“It could be considered further satire to use a conservative technique to attempt subversion. It could also be thought having and eating your cake.”—Donald Judd on Wayne Thiebaud, 1962

Today is Wayne Thiebaud’s birthday. Luckily he’s provided the cake, and ice cream, and so much more to celebrate with . . . in our forthcoming catalogue.

Organized in close cooperation with the artist, Wayne Thiebaud: 1958–1968 examines Thiebaud’s ongoing impact on contemporary art through in-depth analysis of the paintings and drawings made at the launch of his career, at a seminal moment when the art world was redefining itself.

Cover image of catalogue
Wayne Thiebaud: 1958–1968 (Available December 2017)

Published in association with the Jan Shrem and Maria Manetti Shrem Museum of Art at the University of California, Davis, this is the first study of the emergence of Thiebaud’s mature style and the only museum exhibition to date to delve into a specific period of his production, a time that coincides with the start of his teaching career at University of California at Davis.

The “soft” nature of Thiebaud’s famous subjects, his creamy pies and dripping ice creams, positioned his art as fodder for social-political review on occasion, but rarely for serious historical analysis. Since the beginning of his career Thiebaud reminded critics of his formal interests and his deep affiliation with the history of painting. This exhibition takes as its starting point an understanding of Thiebaud’s painterly language—its historical sources and contemporary affiliations.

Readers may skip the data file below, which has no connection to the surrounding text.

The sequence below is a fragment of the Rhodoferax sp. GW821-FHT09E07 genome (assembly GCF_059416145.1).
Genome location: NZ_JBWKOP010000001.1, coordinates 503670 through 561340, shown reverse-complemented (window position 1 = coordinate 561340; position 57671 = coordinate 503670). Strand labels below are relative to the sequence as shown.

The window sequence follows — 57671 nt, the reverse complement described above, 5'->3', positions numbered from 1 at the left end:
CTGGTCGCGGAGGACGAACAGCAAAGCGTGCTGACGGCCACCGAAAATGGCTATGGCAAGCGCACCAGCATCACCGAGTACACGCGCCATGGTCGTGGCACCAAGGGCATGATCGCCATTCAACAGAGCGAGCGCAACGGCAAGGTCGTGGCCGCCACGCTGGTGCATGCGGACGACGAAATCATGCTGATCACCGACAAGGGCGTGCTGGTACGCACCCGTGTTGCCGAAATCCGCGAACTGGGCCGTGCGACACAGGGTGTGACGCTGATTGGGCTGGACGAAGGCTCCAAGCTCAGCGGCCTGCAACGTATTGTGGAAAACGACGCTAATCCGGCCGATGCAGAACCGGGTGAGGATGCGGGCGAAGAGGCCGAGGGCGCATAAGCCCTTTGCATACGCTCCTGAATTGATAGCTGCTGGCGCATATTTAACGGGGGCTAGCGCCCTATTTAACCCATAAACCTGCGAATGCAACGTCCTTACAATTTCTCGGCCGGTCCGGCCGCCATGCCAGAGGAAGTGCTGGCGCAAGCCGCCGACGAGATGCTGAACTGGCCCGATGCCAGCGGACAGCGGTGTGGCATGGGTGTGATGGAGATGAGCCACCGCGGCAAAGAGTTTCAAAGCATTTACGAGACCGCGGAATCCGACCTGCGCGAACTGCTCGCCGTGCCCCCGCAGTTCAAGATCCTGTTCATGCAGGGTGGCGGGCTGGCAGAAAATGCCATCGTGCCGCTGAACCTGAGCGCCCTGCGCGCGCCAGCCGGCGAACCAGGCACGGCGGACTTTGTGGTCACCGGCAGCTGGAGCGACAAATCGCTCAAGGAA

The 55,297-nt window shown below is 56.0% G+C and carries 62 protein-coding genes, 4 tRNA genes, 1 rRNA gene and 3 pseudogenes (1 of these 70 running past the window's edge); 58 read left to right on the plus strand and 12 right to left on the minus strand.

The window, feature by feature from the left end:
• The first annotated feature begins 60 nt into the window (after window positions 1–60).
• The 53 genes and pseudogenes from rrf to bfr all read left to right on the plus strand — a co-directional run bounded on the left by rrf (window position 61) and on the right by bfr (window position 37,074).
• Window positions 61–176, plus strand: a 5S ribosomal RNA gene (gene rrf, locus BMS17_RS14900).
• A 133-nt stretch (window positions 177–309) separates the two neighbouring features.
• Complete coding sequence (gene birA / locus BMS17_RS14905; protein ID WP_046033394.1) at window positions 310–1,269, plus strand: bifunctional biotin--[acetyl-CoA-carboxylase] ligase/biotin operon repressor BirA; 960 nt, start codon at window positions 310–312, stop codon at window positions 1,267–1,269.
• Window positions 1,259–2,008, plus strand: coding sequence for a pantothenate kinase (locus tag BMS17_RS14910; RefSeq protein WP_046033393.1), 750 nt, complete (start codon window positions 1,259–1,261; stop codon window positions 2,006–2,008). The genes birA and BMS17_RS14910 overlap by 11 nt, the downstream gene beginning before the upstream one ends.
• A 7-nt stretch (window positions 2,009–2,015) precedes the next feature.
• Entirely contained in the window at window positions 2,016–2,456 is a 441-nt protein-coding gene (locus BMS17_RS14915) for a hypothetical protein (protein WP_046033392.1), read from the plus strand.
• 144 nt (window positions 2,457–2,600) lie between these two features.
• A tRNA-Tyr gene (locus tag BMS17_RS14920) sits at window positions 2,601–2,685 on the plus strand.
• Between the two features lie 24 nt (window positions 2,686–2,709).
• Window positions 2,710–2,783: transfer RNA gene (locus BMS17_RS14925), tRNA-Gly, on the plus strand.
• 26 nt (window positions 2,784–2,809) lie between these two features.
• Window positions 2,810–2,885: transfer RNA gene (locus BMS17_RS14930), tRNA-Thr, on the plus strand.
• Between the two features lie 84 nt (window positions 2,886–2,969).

“Thiebaud’s masterful ability to transform paint into the substance it depicts is especially powerful in his dessert paintings.”—Rachel Teagle, Founding Director, Manetti Shrem Museum

Detail photo of painting by Wayne Thiebaud
Detail from Wayne Thiebaud: 1958–1968
Photo of internal catalogue spread featuring paintings by Wayne Thiebaud
Detail from Wayne Thiebaud: 1958–1968

“Painting a row of cakes the way they are displayed on a lunch counter suggests some rather obvious notions about conformism, mechanized living, and mass produced culture. In addition there are some surprising things which are present . . . how alone these endless rows can be . . . a kind of lonely togetherness . . . each piece of pie has a heightened loneliness of its very own giving it a uniqueness and specialness in spite of its regimentation. None of us can escape our responsibility however totalitarian or utopian our world may be.”—Wayne Thiebaud

Contributions by Margaretta Lovell, Alexander Nemerov, Francesca Wilmott, and Arielle Hardy include scholarly essays and an illustrated chronology, resulting in a catalogue that is both visually rich and thought-provoking.

The exhibition opens on January 16, 2018.

Save 30% on the exhibition catalogue with online purchase. Enter code 17M6662 at checkout.